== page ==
Written by: Monica Kingsley
Higher stock prices every day – or so it seems. And understandably so, given Fed's inflation tolerance, and regardless of consumer confidence taking an earlier hit. With the stimulus bill still stuck in Congress, the Fed is between a rock and a hard place. The economy appears slowing a bit in its recovery, and more support is needed. It's my opinion that it'll arrive before elections.
Talking elections, I see the aftermath of Kenosha "mostly peaceful" riots as a palpable turning point, bolstering Trump – the law and order candidate. And that takes away from the election uncertainty, from the fear of higher taxation among others. Let's face it – the economy is fragile, and needs stimulus beyond transfer payments to avoid the second dip.
It's usually at least the full month before that date, when stocks get especially vulnerable, so we still have a prospect of slower September ahead, but I look for the month to end in the black.
All right, let's see those narratives in the charts.
S&P 500 in the Medium- and Short-Run
I’ll start today's flagship Stock Trading Alert with the weekly chart perspective (please see this and many more charts at my home site - charts courtesy of http://stockcharts.com ).
The picture painted is clearly bullish, and both the upper border of the rising black trend channel and the zone around the Feb highs, are done as resistances. Volume is slowly returning, and the extended weekly indicators don't worry me – both the momentum and fundamental reasoning why stocks, is there.
Yes, with the Fed move, I see debt instruments suffering, and a new source of money inflows to power stocks higher.
Such were my Wednesday's observations:
(…) The breakout is now confirmed as the bears haven't really appeared yesterday either. Even though the volume is relatively low, it doesn't detract from the rally's credibility in my eyes – it serves to merely make it less credible for some, while the stock upswing goes on. Until it doesn't, naturally.
But can I call for a top with a straight face, given the price action in stocks? No, the trend remains up – there is no sign of its reversal.
And absolutely, the bull run is alive and well. Day in and day out, stocks are rising, and the volume isn't pointing to any kind of trend reversal. A short-term pause? That will come one day, but won't flip stocks bearish in my opinion.
The Credit Markets’ Point of View
High yield corporate bonds (HYG ETF) still keep going nowhere, but are holding up much better than their investment grade counterparts (LQD ETF). In other words, it's risk-on according to the credit markets.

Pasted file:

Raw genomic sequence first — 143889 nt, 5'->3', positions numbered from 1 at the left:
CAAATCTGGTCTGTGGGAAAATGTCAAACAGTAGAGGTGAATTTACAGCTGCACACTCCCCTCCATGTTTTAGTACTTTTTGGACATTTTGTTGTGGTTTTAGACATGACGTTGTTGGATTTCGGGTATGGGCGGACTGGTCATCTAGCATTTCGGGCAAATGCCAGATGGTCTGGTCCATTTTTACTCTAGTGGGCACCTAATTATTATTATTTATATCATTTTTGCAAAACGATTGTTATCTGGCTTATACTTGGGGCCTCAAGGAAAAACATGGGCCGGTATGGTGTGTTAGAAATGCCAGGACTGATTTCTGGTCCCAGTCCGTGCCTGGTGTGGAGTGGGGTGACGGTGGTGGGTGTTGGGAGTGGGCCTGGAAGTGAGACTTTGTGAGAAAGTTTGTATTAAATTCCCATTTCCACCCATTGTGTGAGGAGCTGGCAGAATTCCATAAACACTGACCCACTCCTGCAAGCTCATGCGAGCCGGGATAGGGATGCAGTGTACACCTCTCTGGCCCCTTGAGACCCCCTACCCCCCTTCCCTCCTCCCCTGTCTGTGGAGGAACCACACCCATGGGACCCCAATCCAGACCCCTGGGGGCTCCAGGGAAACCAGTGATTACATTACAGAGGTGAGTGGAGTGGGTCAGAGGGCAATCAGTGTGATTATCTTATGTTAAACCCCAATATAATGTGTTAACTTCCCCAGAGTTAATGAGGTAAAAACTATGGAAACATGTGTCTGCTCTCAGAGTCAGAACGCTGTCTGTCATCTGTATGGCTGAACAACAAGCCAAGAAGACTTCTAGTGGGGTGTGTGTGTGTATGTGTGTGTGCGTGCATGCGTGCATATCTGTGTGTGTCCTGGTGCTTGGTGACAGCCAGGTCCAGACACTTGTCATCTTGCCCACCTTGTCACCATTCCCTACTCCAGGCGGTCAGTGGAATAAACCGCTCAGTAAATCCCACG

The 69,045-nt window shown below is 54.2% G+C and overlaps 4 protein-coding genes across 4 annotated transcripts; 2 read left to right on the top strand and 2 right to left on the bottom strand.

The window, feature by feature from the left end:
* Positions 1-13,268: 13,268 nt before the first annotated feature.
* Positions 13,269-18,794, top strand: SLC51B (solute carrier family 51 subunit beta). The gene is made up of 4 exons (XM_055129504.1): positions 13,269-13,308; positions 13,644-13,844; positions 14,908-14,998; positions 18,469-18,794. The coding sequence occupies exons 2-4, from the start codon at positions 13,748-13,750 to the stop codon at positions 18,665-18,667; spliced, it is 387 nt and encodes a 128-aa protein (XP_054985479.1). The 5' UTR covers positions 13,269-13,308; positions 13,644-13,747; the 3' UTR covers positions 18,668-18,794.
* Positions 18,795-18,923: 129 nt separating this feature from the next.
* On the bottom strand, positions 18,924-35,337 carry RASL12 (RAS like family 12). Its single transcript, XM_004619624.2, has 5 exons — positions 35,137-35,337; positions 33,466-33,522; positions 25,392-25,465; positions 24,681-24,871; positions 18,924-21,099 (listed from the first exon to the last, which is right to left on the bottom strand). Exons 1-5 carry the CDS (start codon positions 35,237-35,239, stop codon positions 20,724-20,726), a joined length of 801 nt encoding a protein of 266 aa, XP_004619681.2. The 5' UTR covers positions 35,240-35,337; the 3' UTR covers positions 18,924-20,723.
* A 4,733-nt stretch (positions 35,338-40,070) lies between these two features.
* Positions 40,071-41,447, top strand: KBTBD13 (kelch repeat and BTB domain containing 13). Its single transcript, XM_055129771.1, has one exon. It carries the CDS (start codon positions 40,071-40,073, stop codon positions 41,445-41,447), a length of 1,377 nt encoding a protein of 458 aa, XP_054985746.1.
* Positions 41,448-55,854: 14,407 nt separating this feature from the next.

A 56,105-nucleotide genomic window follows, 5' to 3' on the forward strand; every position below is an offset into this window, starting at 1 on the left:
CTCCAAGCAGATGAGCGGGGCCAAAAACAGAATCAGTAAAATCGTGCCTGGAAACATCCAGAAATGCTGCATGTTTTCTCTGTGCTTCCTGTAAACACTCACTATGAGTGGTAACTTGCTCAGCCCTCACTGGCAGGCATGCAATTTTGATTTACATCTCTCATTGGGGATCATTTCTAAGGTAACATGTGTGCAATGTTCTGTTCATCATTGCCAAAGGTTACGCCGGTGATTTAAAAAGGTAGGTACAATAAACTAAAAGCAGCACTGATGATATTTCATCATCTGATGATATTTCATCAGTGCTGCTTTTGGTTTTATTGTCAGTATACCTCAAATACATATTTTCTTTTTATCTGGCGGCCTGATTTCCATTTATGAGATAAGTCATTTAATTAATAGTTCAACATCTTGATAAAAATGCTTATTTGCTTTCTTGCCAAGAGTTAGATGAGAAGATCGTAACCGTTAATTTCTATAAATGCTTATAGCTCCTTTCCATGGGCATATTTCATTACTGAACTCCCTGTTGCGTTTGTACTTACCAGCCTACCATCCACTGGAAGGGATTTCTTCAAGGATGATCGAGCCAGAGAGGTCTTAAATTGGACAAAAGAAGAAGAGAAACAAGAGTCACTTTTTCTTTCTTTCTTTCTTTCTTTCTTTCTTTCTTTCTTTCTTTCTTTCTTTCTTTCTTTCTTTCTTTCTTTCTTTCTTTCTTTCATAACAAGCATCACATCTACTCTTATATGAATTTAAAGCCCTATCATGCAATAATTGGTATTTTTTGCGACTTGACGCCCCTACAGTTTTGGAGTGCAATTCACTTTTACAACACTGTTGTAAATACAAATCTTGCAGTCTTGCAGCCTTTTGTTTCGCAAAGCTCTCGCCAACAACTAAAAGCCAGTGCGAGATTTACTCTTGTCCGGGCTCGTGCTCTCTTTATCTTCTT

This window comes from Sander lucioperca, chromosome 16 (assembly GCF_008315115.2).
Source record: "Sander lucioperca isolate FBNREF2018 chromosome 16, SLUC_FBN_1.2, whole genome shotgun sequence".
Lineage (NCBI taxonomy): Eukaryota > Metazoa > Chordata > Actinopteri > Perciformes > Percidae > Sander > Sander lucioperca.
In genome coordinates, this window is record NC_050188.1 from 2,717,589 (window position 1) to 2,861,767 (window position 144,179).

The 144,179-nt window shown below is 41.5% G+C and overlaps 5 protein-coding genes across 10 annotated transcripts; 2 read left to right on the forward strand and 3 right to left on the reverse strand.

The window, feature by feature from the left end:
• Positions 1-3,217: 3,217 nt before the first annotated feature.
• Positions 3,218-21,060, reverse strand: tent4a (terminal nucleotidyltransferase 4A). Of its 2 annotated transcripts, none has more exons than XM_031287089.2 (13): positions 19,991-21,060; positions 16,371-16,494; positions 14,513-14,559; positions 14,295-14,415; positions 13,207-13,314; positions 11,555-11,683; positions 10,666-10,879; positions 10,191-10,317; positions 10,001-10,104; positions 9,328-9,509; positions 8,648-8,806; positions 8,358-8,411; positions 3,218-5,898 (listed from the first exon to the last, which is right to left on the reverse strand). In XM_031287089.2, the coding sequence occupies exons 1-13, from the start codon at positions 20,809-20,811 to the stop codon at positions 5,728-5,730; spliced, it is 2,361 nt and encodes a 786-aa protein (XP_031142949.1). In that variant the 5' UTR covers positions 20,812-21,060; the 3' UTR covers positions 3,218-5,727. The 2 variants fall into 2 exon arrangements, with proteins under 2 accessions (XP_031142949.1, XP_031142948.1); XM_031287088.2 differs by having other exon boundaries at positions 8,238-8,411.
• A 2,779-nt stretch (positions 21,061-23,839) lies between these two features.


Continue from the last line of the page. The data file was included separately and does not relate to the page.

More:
High yield corporate bonds to short-term Treasuries (HYG:SHY) are holding up much better than investment grade corporate bonds to longer-dated Treasuries (LQD:IEI) – and given the macroeconomic backdrop of the day, I am reading more into the HYG:SHY ratio. Little wonder given that now:
(…) the economy recovery story joins hands with bondholders demanding higher rates to make up for higher expected inflation.
At the same time, stocks getting ever more extended relative to the HYG:SHY ratio, are consistent with the TINA (there is no alternative) shift. While greed is at extreme readings, there are still plenty of bears that haven't capitulated yet.
S&P 500 Market Breadth and Sectoral View
The advance-decline line finally scored a noticeably higher reading, indicating that it's just a little bit less about the tech (or FAANG, have your pick) carrying the torch. Advance-decline volume has risen too, and the bullish percent index remains solidly in a bull market territory.
Technology (XLK ETF) keeps powering higher like there's no tomorrow, and the price action is of a healthy uptrend. Well, healthy – steady with hardly a correction. No sign of a top, definitely not in this leading sector.
Healthcare (XLV ETF) is on the rise too, as its prices are leaving the prolonged correction. The outlook is naturally bullish.
Financials (XLF ETF) typify cyclicals' performance – and that's still one of underperformance. With tech this prominently in the limelight, it's hard to see more than a few bursts of rotation into value plays as tech keeps firmly in the pool position.
Summing up, the S&P 500 keeps extending gains, and so does the tech sector. Volatility has made a move to the downside on Friday, pointing to little changes in the market character – it's still a bull market run, to put it precisely. The credit markets reflect the risk-on move, and both the top in stocks, and a meaningful correction, appear to be rather far off.